Urgent clarification is still required from the government about how the new border checks will work and the cost implications for SMEs when they come into force on 30 April, according to food transport hauliers.

With just over a week to go before the new border target operating model (BTOM) goes live, Logistics UK said its members did not share the government’s confidence that everything would run smoothly.

The government said it had “full confidence” that the infrastructure and systems were in place for health and safety checks on EU imports of certain food goods to commence at the end of the month.

In a blog post, the department for environment, food and rural affairs (Defra) said: “The priority for physical checks from day one will be on the highest risk goods, and port health authorities will be conducting documentary checks on consignments of all risk levels and will contact traders where they have concerns.

“Checks will be scaled up to full check levels in a sensible and controlled way.

“Our approach ensures we are striking the appropriate balance between protecting the UK from biosecurity risks and facilitating trade.”

However, Nichola Mallon, head of trade and devolved policy at Logistics UK, said: “As well as serious concerns about the cumulative cost of all these new processes on SMEs in particular, fundamental questions remain about the capabilities of the government’s facilities to process loads containing food and other perishable goods efficiently and at pace.

“Any delays can ruin fresh produce, making it worthless and this could cause breaks in the UK’s interconnected supply chain.

“Further urgent clarification is needed from government on the exact timeline as to when physical checks will be scaled up and whether the common user charge will also be applied in a phased approach.”

Mallon said that despite haulage companies’ best efforts to prepare for the BTOM, its members continued to face chaos: “Logistics businesses deserve clarity on how they are to continue to operate effectively to protect the UK’s supply chain,” she added.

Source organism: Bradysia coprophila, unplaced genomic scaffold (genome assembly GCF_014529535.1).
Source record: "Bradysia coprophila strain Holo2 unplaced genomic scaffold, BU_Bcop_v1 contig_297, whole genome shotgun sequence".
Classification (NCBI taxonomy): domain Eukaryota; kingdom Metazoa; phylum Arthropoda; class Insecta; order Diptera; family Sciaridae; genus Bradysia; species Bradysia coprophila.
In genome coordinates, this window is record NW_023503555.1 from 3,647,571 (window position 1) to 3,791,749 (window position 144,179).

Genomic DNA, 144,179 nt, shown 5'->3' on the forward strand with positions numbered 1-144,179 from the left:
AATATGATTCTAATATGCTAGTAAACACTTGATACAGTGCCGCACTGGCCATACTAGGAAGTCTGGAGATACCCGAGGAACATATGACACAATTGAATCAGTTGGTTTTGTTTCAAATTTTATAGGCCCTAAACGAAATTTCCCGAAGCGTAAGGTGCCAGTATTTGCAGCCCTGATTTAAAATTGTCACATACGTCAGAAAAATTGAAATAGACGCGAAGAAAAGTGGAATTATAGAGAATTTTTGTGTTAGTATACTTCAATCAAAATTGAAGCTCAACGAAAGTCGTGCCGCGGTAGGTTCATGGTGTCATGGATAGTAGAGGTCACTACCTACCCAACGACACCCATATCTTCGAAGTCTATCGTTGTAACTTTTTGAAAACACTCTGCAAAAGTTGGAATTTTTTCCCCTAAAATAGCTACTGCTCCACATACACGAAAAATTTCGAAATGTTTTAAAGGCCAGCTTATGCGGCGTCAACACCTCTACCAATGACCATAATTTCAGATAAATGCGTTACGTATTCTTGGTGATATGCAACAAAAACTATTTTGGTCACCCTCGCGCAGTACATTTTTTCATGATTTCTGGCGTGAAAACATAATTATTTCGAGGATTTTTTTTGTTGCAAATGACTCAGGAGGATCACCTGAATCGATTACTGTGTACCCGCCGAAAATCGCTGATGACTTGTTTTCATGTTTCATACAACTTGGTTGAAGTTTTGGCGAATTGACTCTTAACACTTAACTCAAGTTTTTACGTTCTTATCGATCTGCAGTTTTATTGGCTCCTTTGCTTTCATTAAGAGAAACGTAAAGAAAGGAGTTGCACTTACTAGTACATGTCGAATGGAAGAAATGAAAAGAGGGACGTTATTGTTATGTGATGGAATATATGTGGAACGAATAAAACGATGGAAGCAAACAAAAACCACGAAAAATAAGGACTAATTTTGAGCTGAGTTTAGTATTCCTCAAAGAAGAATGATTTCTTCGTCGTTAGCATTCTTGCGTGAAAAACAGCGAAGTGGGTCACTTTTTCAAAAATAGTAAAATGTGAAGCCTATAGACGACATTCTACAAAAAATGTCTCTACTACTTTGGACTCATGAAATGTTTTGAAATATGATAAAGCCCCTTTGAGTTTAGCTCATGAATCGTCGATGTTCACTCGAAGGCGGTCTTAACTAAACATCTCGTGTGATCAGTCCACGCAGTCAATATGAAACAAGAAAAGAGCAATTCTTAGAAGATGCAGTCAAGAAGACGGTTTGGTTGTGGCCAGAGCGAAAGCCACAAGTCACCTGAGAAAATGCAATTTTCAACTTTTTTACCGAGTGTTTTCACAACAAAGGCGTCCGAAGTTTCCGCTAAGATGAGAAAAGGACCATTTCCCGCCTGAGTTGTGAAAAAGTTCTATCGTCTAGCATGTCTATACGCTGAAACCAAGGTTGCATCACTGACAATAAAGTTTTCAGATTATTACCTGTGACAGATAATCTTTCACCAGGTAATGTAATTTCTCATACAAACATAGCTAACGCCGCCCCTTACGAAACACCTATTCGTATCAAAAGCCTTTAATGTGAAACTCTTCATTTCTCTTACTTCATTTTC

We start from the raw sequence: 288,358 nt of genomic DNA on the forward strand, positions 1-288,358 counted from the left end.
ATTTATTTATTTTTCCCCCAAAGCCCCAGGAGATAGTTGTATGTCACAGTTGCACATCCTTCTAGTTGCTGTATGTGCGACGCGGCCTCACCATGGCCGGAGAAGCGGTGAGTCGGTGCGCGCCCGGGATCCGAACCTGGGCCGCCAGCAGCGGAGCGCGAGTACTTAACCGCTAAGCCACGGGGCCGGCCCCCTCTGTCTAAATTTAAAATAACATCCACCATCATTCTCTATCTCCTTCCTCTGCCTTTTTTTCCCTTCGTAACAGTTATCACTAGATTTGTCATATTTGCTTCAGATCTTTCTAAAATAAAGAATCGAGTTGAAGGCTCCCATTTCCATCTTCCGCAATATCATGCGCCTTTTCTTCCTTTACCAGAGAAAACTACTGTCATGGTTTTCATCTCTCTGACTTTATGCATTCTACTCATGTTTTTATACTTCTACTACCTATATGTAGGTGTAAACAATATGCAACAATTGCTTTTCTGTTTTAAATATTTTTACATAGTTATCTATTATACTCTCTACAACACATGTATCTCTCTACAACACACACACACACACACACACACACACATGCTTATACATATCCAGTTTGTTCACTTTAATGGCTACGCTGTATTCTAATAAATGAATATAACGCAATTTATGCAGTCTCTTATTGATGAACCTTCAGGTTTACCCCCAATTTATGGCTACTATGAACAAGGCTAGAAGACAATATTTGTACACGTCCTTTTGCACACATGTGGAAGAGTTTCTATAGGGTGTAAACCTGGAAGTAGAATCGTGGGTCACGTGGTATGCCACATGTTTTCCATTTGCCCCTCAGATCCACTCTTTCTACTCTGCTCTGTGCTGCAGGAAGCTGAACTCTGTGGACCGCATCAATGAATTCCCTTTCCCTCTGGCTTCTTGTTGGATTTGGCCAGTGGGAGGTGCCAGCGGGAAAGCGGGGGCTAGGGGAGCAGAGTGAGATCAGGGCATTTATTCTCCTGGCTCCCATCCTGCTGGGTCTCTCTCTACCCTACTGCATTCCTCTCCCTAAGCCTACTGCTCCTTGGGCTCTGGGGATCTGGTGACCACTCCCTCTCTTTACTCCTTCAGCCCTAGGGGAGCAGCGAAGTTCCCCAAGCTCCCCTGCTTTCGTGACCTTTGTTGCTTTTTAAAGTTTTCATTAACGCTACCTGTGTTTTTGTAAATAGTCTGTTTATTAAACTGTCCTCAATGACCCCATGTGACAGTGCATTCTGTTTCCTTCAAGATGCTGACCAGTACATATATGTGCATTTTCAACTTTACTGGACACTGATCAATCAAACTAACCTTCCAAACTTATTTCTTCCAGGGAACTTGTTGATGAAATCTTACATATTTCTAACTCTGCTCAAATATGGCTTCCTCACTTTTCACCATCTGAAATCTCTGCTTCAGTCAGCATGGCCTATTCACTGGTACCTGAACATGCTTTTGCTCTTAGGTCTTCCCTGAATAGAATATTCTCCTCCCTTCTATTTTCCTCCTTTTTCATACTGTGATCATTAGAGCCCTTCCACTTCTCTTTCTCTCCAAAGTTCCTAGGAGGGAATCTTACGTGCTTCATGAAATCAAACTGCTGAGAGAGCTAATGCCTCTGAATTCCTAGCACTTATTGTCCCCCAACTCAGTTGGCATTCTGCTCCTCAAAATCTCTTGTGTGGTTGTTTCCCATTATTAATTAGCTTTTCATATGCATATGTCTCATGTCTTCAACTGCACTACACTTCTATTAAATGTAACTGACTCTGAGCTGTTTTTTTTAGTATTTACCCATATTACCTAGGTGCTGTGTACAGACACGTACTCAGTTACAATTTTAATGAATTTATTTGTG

The Cold Chain Federation (CCF) said it welcomed Defra’s engagement with the group and its recognition that a pragmatic approach was required.

“Food logistics businesses are trying to make final preparations for operating under the new system from 30 April, not only the changes that will be required to processes but also preparing for the additional costs, planning for mitigating anticipated disruption, and responding to the decisions of some EU-based customers to change or stop their exports to the UK,” added CCF chief executive Phil Pluck.

“The ongoing confusion about how and when new checks will be introduced makes these preparations incredibly challenging, but it is not too late for government to work with industry to improve the transition.

“A phased approach is the right one but businesses urgently need clear information about what exactly these phases will include, and a definitive timeline.”

A government spokesperson said: “There has been extensive engagement with businesses over the past year – with our approach welcomed by several trade associations and port authorities. We will continue to work with and support businesses throughout this process to maintain the smooth flow of imported goods.

“We are confident we have sufficient capacity and capability across all points of entry to handle the volume and type of expected checks. It is important to remember the cost of our border checks is negligible compared to the impact of a major disease outbreak on our economy and farmers.”

The Port of Dover

The Port of Dover

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